- Tree House Restaurant & Café, built around an old higueron (fig) tree, this spot serves well-prepared Costa Rican standards like ceviche and arroz con pollo in a romantic, open-air setting.
Day 9: Monteverde Cloud Forest Reserve Guided Hike
After breakfast, you’ll transfer a short distance to the Monteverde Cloud Forest Reserve, one of the jewels in Costa Rica's ecological crown. Known as the "green lung of Costa Rica" due to its rich biodiversity, this 26,000-acre reserve is located high in the mountainous northwest region of the country. The views of the misty cloud forest here are the stuff of postcards.
But Monteverde offers more than sweeping panoramas. On a guided tour you'll get an up-close look at the incredible biodiversity that occurs in this region, where upland and lowland rainforest meet. More than 350 bird species exist here alone, including the aptly named resplendent quetzal. In other words, it's a nature lover’s paradise.
In the afternoon you'll return to your hotel and have the rest of the day to spend as you like.
Monteverde Cloud Forest hike duration: 3 hours
Day 10: Aerial Fun in the Cloud Forest
Sky Adventures Monteverde Park is an aerial amusement park that literally raises jungle excitement to the next level. Its Sky Tram network of gondolas transport visitors from one adrenaline pumping activity to another.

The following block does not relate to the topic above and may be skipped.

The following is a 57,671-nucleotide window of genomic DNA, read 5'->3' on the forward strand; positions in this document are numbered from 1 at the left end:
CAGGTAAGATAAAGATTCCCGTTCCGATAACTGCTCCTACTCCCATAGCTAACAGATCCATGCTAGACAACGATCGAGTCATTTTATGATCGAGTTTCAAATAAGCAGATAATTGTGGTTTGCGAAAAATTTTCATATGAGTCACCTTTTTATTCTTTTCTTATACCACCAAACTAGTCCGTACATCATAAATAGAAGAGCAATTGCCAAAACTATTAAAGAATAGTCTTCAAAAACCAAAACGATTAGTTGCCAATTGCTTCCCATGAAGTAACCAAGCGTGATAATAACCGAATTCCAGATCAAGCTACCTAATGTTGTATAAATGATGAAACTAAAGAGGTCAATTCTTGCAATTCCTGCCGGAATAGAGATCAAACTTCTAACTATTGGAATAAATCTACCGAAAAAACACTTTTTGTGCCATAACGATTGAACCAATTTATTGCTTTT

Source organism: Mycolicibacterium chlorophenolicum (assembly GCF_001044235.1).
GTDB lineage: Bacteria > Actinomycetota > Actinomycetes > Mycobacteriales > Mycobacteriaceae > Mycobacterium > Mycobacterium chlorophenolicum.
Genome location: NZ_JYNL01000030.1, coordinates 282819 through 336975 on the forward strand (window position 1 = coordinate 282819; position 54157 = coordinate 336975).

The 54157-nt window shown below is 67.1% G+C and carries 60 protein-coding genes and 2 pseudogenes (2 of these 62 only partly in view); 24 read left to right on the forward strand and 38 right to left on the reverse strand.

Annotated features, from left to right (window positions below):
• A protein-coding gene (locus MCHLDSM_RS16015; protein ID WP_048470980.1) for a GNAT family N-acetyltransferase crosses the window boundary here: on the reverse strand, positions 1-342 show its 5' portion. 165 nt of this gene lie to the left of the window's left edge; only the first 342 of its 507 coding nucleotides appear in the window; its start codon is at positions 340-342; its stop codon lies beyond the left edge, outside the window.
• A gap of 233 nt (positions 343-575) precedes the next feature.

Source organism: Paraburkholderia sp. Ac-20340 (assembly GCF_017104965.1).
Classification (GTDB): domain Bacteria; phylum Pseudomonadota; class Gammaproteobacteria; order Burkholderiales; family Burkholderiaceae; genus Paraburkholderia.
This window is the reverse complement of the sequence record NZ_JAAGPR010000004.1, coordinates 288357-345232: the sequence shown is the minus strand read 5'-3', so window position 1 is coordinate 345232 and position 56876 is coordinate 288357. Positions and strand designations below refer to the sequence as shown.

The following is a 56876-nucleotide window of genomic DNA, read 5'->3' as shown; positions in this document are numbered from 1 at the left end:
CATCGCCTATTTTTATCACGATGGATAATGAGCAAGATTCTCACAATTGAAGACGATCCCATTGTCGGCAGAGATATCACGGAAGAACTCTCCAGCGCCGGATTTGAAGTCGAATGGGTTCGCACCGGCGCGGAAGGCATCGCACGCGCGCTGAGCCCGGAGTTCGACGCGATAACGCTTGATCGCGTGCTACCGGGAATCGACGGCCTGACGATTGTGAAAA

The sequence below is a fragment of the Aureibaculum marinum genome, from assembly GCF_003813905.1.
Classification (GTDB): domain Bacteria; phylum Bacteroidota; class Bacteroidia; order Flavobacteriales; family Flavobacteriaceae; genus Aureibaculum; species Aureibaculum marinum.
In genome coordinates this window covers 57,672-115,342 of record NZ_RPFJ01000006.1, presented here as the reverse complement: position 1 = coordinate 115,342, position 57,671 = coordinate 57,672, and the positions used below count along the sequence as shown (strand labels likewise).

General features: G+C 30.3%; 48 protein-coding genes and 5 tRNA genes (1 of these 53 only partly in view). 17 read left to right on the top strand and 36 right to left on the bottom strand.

First, you'll start with a guided Sky Walk, which combines trails and suspension bridges that ultimately reach heights of up to 984 feet above the jungle canopy. The flora and fauna of the region will be on full display, and our specialized guides will point out the most interesting specimens. Later, you'll ride in an open-air Sky Tram gondola. During this journey, you'll ascend over the rainforest and enjoy sweeping views over the mountains.
Upon reaching the end of the line, the exhilarating adventure of whizzing down the mountain begins. You will connect to a zip-line cable that stretches over the treetops and across canyons, ultimately returning you to the starting point at Sky Adventures' main building. Sky Trek is regarded as the most thrilling zip line in the country—it makes sense, considering that Monteverde is the birthplace of the canopy tour as we know it.
Day 11: Drive to Arenal Volcano - Hot Springs